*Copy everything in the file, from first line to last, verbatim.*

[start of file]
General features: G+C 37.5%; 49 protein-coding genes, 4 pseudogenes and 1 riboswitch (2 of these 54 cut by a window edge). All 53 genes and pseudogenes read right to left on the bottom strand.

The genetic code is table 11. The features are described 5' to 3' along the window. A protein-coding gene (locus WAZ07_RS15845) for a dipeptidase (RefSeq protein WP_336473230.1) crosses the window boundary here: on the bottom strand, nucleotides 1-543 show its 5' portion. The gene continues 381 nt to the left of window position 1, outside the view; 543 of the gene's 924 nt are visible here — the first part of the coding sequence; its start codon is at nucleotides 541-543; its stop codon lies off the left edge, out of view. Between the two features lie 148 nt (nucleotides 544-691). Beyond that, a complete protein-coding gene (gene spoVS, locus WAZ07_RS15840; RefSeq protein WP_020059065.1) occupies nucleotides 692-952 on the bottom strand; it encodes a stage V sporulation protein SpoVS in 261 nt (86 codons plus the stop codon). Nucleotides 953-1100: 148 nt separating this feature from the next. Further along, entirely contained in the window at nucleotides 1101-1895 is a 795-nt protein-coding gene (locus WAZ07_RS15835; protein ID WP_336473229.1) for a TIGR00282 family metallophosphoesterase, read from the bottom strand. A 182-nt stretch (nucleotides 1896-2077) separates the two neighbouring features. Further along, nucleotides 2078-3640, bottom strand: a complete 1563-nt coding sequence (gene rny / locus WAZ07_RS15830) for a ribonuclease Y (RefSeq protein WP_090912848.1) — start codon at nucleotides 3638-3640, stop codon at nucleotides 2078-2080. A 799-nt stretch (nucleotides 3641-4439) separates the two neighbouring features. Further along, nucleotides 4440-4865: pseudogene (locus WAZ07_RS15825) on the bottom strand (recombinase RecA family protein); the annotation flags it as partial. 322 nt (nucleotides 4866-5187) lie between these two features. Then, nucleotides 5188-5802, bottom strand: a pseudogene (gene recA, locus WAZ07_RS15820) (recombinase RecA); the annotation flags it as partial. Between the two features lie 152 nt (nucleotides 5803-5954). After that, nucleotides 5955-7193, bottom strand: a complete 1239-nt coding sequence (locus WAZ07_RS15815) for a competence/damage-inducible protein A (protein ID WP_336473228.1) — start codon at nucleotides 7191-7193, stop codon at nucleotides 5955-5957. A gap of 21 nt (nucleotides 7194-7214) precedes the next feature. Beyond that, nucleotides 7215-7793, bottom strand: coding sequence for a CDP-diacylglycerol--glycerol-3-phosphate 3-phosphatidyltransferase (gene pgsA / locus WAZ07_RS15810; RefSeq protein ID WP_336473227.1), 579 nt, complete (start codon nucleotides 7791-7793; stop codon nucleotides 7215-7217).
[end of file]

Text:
General features: G+C 37.5%; 49 protein-coding genes, 4 pseudogenes and 1 riboswitch (2 of these 54 cut by a window edge). All 53 genes and pseudogenes read right to left on the bottom strand.

The genetic code is table 11. The features are described 5' to 3' along the window. A protein-coding gene (locus WAZ07_RS15845) for a dipeptidase (RefSeq protein WP_336473230.1) crosses the window boundary here: on the bottom strand, nucleotides 1-543 show its 5' portion. The gene continues 381 nt to the left of window position 1, outside the view; 543 of the gene's 924 nt are visible here — the first part of the coding sequence; its start codon is at nucleotides 541-543; its stop codon lies off the left edge, out of view. Between the two features lie 148 nt (nucleotides 544-691). Beyond that, a complete protein-coding gene (gene spoVS, locus WAZ07_RS15840; RefSeq protein WP_020059065.1) occupies nucleotides 692-952 on the bottom strand; it encodes a stage V sporulation protein SpoVS in 261 nt (86 codons plus the stop codon). Nucleotides 953-1100: 148 nt separating this feature from the next. Further along, entirely contained in the window at nucleotides 1101-1895 is a 795-nt protein-coding gene (locus WAZ07_RS15835; protein ID WP_336473229.1) for a TIGR00282 family metallophosphoesterase, read from the bottom strand. A 182-nt stretch (nucleotides 1896-2077) separates the two neighbouring features. Further along, nucleotides 2078-3640, bottom strand: a complete 1563-nt coding sequence (gene rny / locus WAZ07_RS15830) for a ribonuclease Y (RefSeq protein WP_090912848.1) — start codon at nucleotides 3638-3640, stop codon at nucleotides 2078-2080. A 799-nt stretch (nucleotides 3641-4439) separates the two neighbouring features. Further along, nucleotides 4440-4865: pseudogene (locus WAZ07_RS15825) on the bottom strand (recombinase RecA family protein); the annotation flags it as partial. 322 nt (nucleotides 4866-5187) lie between these two features. Then, nucleotides 5188-5802, bottom strand: a pseudogene (gene recA, locus WAZ07_RS15820) (recombinase RecA); the annotation flags it as partial. Between the two features lie 152 nt (nucleotides 5803-5954). After that, nucleotides 5955-7193, bottom strand: a complete 1239-nt coding sequence (locus WAZ07_RS15815) for a competence/damage-inducible protein A (protein ID WP_336473228.1) — start codon at nucleotides 7191-7193, stop codon at nucleotides 5955-5957. A gap of 21 nt (nucleotides 7194-7214) precedes the next feature. Beyond that, nucleotides 7215-7793, bottom strand: coding sequence for a CDP-diacylglycerol--glycerol-3-phosphate 3-phosphatidyltransferase (gene pgsA / locus WAZ07_RS15810; RefSeq protein ID WP_336473227.1), 579 nt, complete (start codon nucleotides 7791-7793; stop codon nucleotides 7215-7217).